Many today call Charleston the Holy City because of all the churches that grace this seaport town. It is a major tourist attraction, and I take every opportunity to visit it. In fact, I introduced John to this city on our honeymoon. Thankfully, he learned quickly the serenity in my spirit that sitting or walking along the Battery, Folly Beach, Meeting Street, the Market, etc. bring to me.
As I have written about women who lived in colonial times in South Carolina, then it makes sense for me to also conclude with descriptions about this fair city. They are not as favorable as I might wish, but in fairness, it was a different time.
a 1788 rendering
“Black and white all mix’d together,
Inconstant, strange, unhealthful weather
Burning heat and chilling cold
Dangerous both to young and old
Boisterous winds and heavy rains
Fevers and rheumatic pains
Agues plenty without doubt
Sores, boils, the prickling heat and gout
Musquitos on the skin make blotches
Centipedes and large cock-roaches
Frightful creatures in the waters
Porpoises, sharks and alligators
Houses built on barren land
No lamps or lights, but streets of sand
Pleasant walks, if you can find ’em
Scandalous tongues, if any mind ’em
The markets dear and little money
Large potatoes, sweet as honey
Water bad, past all drinking
Men and women without thinking
Every thing at a high price
But rum, hominy and rice
Many a widow not unwilling
Many a beau not worth a shilling
Many a bargain, if you strike it,
This is Charles-town, how do you like it.”
Written by a Captain Martin, captain of a British warship
It is certainly true that several other pre-Revolution chroniclers wrote of Charleston’s trendy and affluent high society and of her pesky crawling creatures.
Writing to her brother Thomas in England in 1742, Eliza Lucas Pinckney wrote, “There is a polite gentile behaviour…4 months in the year is extremely disagreeable, excessive hot, much thunder and lightning, and muskatoes and sand flies in abundance. Charles Town, the Me”The people in general hospitable and honest, and the better sort add to these tropolis, is a neat pretty place. The inhabitants polite and live in a very gentile manner; the streets and houses regularly built; the ladies and gentlemen gay in their dress.”
Rev. Johann Martin Bolzius (1703-1765), leader of the German Lutheran settlement of Ebenezer, Georgia, wrote of Charleston in 1750, “It is expensive and costly to live in Charlestown…The splendor, lust, and opulence there has grown almost to the limit…Its European clothes it would have to change according to the often changing Charlestown fashion. Otherwise there would be much humiliation and mockery.”
Philadelphia merchant, Pelatiah Webster (1725-1795), wrote of his business trip to the city in 1765, “The laborious business is here chiefly done by black slaves of which there are great multitudes…Dined with Mr. Liston, passed the afternoon agreeably at his summer house till 5 o’clock P. M. then went up into the steeple of St. Michael’s, the highest in town & which commands a fine prospect of the town, harbour, river, forts, sea, &c…The heats are much too severe, the water bad, the soil sandy, the timber too much evergreen; but with all these disadvantages, ’tis a flourishing place, capable of vast improvement.” (nationalhumanitiescenter.org/pds/becomingamer/growth/text2/charlestowndescriptions.pdf)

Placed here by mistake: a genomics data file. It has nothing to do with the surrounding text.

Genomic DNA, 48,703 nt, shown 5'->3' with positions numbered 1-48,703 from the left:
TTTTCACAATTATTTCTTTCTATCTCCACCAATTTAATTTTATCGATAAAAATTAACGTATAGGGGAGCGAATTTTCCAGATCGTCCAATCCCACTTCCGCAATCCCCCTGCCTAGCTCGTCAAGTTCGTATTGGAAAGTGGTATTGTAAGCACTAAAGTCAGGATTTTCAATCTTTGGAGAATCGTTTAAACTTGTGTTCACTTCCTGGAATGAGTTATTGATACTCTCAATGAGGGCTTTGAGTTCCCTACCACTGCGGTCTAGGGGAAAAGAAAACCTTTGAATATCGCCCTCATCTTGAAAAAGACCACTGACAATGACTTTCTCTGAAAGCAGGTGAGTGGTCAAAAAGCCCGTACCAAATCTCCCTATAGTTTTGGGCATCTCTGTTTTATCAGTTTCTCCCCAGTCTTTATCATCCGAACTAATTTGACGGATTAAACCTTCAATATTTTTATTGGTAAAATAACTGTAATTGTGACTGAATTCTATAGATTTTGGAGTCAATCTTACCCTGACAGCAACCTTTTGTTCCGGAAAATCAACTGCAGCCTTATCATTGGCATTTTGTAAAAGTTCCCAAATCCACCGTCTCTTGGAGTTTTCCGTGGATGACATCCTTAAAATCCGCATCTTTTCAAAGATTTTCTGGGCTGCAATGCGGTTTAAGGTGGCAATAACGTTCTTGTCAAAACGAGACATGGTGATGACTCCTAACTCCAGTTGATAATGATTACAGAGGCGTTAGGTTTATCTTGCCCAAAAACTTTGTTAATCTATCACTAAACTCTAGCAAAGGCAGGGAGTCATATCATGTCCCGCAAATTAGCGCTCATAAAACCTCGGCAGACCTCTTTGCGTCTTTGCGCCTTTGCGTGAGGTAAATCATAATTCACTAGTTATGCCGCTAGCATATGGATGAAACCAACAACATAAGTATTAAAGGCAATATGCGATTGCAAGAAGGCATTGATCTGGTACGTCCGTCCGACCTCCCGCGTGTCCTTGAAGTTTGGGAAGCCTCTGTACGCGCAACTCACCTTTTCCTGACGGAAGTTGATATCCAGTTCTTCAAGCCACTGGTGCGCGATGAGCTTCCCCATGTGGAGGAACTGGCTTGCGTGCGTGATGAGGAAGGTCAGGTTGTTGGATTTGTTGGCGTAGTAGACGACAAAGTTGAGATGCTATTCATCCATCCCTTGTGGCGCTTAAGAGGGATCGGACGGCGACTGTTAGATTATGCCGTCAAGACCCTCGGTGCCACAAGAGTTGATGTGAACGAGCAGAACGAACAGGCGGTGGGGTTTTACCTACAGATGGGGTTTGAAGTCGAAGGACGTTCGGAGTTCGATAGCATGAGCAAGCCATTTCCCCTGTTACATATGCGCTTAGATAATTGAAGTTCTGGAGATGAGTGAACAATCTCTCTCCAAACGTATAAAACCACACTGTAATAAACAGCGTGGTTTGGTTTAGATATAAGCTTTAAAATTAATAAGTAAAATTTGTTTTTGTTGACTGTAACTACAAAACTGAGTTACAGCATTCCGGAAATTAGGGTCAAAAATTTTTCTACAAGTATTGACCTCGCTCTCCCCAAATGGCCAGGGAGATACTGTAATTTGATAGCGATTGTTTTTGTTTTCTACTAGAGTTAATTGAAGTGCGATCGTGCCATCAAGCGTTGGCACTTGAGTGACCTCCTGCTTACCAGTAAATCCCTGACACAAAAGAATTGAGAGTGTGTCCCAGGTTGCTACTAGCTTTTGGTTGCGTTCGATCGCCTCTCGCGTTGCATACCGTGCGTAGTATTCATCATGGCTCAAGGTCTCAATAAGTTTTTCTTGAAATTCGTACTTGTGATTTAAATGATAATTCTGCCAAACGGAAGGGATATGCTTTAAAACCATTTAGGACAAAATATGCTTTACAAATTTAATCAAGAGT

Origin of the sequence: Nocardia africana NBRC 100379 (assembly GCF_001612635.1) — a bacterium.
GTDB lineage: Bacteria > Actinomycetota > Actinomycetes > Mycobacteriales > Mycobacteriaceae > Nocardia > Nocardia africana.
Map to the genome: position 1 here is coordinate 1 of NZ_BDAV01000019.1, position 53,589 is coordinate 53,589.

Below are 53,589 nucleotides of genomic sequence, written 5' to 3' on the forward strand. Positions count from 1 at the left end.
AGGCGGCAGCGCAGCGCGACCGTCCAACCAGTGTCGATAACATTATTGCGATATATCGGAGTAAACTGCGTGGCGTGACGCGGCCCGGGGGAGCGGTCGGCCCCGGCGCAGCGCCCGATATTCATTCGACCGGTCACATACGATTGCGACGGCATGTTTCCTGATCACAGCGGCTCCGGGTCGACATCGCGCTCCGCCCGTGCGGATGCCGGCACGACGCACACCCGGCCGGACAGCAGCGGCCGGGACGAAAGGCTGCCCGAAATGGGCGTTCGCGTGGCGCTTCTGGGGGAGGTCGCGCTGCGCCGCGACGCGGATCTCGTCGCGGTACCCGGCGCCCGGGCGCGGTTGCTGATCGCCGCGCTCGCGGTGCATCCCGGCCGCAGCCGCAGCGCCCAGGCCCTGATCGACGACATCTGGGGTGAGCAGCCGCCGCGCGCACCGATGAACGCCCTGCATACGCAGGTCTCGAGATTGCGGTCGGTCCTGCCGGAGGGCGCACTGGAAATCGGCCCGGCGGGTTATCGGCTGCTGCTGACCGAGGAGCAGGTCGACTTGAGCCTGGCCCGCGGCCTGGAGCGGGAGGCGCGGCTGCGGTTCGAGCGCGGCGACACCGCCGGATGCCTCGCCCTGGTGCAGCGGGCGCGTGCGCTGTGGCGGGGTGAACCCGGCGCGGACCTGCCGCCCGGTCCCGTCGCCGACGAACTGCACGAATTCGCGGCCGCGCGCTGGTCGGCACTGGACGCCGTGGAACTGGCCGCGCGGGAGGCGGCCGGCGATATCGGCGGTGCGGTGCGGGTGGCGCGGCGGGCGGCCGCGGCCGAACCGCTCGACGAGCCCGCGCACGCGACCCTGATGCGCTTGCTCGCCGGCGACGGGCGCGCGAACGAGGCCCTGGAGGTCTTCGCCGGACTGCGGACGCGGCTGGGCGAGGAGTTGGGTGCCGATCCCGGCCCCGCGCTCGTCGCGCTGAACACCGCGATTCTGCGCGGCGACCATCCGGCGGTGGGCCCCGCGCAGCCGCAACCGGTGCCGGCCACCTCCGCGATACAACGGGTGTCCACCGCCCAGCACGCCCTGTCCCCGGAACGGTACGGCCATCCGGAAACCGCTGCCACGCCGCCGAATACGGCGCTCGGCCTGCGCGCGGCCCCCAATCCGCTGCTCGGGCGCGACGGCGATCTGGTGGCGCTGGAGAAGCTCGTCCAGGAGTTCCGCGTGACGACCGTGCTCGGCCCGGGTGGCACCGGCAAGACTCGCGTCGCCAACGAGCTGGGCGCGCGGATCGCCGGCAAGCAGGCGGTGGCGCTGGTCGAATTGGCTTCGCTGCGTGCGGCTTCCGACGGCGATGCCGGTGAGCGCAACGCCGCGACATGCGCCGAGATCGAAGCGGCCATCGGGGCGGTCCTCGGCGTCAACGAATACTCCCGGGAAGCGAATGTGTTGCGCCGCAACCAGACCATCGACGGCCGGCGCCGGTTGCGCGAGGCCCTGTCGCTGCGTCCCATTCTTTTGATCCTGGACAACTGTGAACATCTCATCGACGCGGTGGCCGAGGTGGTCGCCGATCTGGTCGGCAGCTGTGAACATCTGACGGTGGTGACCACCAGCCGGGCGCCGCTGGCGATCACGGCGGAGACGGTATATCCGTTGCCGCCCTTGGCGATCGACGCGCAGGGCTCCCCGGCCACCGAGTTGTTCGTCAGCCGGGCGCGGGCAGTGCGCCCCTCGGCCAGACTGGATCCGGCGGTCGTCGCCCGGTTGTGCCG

a slave sale
Peter Manigault and his friends by George Roupell
So, yes, I do love this fair city. The sea breezes and the history lure me back on a regular basis. Periodically, I even go back to the home on Wentworth Street where I lived as an infant and toddler. Until I was a teenager, my grandparents still lived there. Both memories and pictures of my family in different rooms fill my mind and heart each time I think about this house.
The house was built between 1694 and 1712 of pinkish Bermuda stone by John Breton in the city’s French Quarter. Because of historical restrictions, the bathroom is still in the backyard. One famous matron from the 17th-century was Madame Mincey, who was a French Huguenot and longtime owner. It is the second oldest residence built in Charleston.
As Charleston grew, so did the community’s cultural and social opportunities, especially for the elite merchants and planters. The first theater building in America was built in Charleston in 1736, but was later replaced by the 19th-century Planter’s Hotel where wealthy planters stayed during Charleston’s horse-racing season (now the Dock Street Theater). Benevolent societies were formed by several different ethnic groups: the South Carolina Society, founded by French Huguenots in 1737; the German Friendly Society, founded in 1766; and the Hibernian Society, founded by Irish immigrants in 1801. The Charleston Library Society was established in 1748 by some wealthy Charlestonians who wished to keep up with the scientific and philosophical issues of the day. This group also helped establish the College of Charleston in 1770, the oldest college in South Carolina and the 13th college in the United States.
old Dock Street Theater
As Pat Conroy said, “There is no city on Earth quite like Charleston. From the time I first came there in 1961, it’s held me in its enchanter’s power, the wordless articulation of its singularity, its withheld and magical beauty. Wandering through its streets can be dreamlike and otherworldly, its alleyways and shortcuts both fragrant and mysterious, yet as haunted as time turned in on itself.”